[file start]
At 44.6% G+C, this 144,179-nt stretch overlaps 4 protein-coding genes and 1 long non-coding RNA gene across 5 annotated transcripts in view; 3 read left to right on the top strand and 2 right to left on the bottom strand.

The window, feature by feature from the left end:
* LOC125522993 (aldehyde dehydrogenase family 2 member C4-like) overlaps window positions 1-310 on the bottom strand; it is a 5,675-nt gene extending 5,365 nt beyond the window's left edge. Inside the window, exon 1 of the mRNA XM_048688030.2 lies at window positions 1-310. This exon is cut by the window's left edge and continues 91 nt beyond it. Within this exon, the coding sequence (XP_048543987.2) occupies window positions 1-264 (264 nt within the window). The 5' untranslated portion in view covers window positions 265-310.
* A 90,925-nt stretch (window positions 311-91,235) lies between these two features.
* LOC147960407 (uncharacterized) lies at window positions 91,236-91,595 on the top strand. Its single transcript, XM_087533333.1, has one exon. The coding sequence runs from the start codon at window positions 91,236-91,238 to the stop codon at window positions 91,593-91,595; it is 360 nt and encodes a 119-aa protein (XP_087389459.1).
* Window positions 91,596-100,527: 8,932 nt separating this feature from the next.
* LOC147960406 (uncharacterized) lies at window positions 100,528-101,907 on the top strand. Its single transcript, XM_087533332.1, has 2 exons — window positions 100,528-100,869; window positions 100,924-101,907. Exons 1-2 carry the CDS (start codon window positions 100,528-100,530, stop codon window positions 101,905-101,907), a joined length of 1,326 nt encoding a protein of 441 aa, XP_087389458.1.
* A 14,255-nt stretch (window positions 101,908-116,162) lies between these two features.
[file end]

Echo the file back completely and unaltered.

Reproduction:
At 44.6% G+C, this 144,179-nt stretch overlaps 4 protein-coding genes and 1 long non-coding RNA gene across 5 annotated transcripts in view; 3 read left to right on the top strand and 2 right to left on the bottom strand.

The window, feature by feature from the left end:
* LOC125522993 (aldehyde dehydrogenase family 2 member C4-like) overlaps window positions 1-310 on the bottom strand; it is a 5,675-nt gene extending 5,365 nt beyond the window's left edge. Inside the window, exon 1 of the mRNA XM_048688030.2 lies at window positions 1-310. This exon is cut by the window's left edge and continues 91 nt beyond it. Within this exon, the coding sequence (XP_048543987.2) occupies window positions 1-264 (264 nt within the window). The 5' untranslated portion in view covers window positions 265-310.
* A 90,925-nt stretch (window positions 311-91,235) lies between these two features.
* LOC147960407 (uncharacterized) lies at window positions 91,236-91,595 on the top strand. Its single transcript, XM_087533333.1, has one exon. The coding sequence runs from the start codon at window positions 91,236-91,238 to the stop codon at window positions 91,593-91,595; it is 360 nt and encodes a 119-aa protein (XP_087389459.1).
* Window positions 91,596-100,527: 8,932 nt separating this feature from the next.
* LOC147960406 (uncharacterized) lies at window positions 100,528-101,907 on the top strand. Its single transcript, XM_087533332.1, has 2 exons — window positions 100,528-100,869; window positions 100,924-101,907. Exons 1-2 carry the CDS (start codon window positions 100,528-100,530, stop codon window positions 101,905-101,907), a joined length of 1,326 nt encoding a protein of 441 aa, XP_087389458.1.
* A 14,255-nt stretch (window positions 101,908-116,162) lies between these two features.